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Books: The Life and Times of the Thunderbolt Kid

June 2, 2014

Our book club selection this month was Bill Bryson’s The Life and Times of the Thunderbolt Kid: A Memoir. Having previously read his book The Mother Tongue – English And How It Got That Way, I was happy to read something else by Bryson.

It took me a while to realize that while it is written in the form of a memoir, it really is not so much about Bryson as about what it was like growing up in the 1950’s and early 60’s. As I was born a decade later in the early 60’s, and in the middle of Connecticut rather than the middle of Iowa, I find some of his recollections similar to my own, and others very different.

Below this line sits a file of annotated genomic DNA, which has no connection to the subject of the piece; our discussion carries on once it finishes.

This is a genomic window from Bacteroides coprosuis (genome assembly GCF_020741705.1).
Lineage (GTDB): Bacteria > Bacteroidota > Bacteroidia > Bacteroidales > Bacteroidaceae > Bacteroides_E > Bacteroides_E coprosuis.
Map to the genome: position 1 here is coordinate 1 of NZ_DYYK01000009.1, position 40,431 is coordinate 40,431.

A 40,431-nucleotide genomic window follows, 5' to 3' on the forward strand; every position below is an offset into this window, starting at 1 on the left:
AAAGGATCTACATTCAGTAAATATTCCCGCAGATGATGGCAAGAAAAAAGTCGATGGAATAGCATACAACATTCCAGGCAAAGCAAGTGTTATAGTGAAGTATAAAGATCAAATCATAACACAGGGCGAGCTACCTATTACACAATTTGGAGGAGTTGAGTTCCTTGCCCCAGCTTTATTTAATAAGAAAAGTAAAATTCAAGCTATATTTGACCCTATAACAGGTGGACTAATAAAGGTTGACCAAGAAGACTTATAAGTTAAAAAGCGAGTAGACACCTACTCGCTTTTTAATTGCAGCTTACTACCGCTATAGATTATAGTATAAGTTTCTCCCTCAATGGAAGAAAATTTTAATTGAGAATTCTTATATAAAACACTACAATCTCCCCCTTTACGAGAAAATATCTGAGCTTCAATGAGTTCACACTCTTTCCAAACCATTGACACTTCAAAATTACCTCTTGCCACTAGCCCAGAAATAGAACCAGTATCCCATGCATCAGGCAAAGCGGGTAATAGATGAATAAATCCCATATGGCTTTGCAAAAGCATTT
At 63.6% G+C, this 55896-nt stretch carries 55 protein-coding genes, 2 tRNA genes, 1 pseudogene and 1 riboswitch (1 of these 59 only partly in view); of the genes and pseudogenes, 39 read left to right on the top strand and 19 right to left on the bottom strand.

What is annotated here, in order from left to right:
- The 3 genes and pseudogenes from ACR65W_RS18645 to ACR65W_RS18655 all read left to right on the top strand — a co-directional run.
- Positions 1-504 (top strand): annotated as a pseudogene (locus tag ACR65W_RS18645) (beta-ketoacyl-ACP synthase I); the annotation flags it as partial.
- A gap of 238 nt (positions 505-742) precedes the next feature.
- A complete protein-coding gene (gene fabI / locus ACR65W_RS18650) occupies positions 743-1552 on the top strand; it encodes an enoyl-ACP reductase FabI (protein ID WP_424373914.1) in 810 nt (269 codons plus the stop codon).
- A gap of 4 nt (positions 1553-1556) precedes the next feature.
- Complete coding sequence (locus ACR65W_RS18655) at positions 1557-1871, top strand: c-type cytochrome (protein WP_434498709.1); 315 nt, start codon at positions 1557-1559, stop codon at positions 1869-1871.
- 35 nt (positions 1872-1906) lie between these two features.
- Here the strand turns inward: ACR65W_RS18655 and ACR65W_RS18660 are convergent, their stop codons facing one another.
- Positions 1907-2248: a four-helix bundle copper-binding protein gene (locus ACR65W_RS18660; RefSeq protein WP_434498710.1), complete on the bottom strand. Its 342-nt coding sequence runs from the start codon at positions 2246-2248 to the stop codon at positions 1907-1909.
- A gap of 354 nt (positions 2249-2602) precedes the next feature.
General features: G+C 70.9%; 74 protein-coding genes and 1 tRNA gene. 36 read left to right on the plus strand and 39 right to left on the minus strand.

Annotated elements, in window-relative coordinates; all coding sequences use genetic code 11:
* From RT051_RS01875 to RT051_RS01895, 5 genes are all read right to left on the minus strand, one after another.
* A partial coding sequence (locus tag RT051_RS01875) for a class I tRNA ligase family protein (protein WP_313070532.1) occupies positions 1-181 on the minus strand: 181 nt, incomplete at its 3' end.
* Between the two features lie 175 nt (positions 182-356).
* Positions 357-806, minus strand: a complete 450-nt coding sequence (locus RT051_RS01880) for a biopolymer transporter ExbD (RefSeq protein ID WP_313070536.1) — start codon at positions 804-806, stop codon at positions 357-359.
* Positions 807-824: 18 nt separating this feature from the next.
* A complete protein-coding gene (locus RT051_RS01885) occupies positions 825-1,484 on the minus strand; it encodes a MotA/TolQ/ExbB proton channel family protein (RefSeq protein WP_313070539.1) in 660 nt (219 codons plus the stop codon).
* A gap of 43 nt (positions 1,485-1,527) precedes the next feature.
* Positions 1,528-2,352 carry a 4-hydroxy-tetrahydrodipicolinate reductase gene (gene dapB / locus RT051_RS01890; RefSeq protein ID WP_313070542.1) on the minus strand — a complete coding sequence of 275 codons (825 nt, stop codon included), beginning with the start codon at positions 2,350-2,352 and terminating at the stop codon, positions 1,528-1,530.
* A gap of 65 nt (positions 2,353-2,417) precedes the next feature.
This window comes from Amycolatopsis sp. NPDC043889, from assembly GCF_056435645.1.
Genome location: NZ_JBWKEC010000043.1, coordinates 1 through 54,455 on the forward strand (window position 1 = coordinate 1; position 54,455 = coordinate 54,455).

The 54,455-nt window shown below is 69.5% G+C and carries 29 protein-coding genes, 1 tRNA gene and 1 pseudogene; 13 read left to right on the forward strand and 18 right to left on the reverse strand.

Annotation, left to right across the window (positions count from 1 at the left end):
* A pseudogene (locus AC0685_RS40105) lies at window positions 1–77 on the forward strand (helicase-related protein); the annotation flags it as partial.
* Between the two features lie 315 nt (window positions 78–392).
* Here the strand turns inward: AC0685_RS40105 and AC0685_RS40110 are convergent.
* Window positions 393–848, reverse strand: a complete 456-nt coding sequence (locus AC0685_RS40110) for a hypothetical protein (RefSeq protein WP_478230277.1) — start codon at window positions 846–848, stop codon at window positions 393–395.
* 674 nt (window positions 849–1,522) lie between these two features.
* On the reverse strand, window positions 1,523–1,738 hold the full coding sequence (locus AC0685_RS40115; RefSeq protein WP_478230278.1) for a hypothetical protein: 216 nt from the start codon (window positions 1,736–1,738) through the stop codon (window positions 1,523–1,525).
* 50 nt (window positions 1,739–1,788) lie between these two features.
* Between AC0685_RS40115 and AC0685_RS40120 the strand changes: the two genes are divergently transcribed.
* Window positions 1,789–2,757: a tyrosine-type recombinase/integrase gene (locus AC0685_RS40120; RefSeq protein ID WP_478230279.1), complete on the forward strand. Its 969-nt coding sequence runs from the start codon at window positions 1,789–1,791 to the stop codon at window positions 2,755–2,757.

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If St. Paul had used Powerpoint…

February 8, 2014

I’ve seen Scripture passages “translated” into a format familiar to users of modern technology, such as
God texts the Ten Commandments.” But this is the first time I’ve seen anyone tackle an entire book of the Bible.

I’m not sure whether this is poking fun more at people who inflict their tacky Powerpoint presentations on others, or at those who prefer Scripture packaged in convenient, sound-bite-sized portions. But this “Terrible Powerpoint” version of 1 Corinthians is humorous.


Books: The Uncommon Reader

August 31, 2013

I sometimes have trouble enjoying satire but The Uncommon Reader does it just right. Alan Bennett pokes fun – but gently – at the sometimes stuffy rituals of the monarchy and at people who do not read and do not appreciate seeing others reading.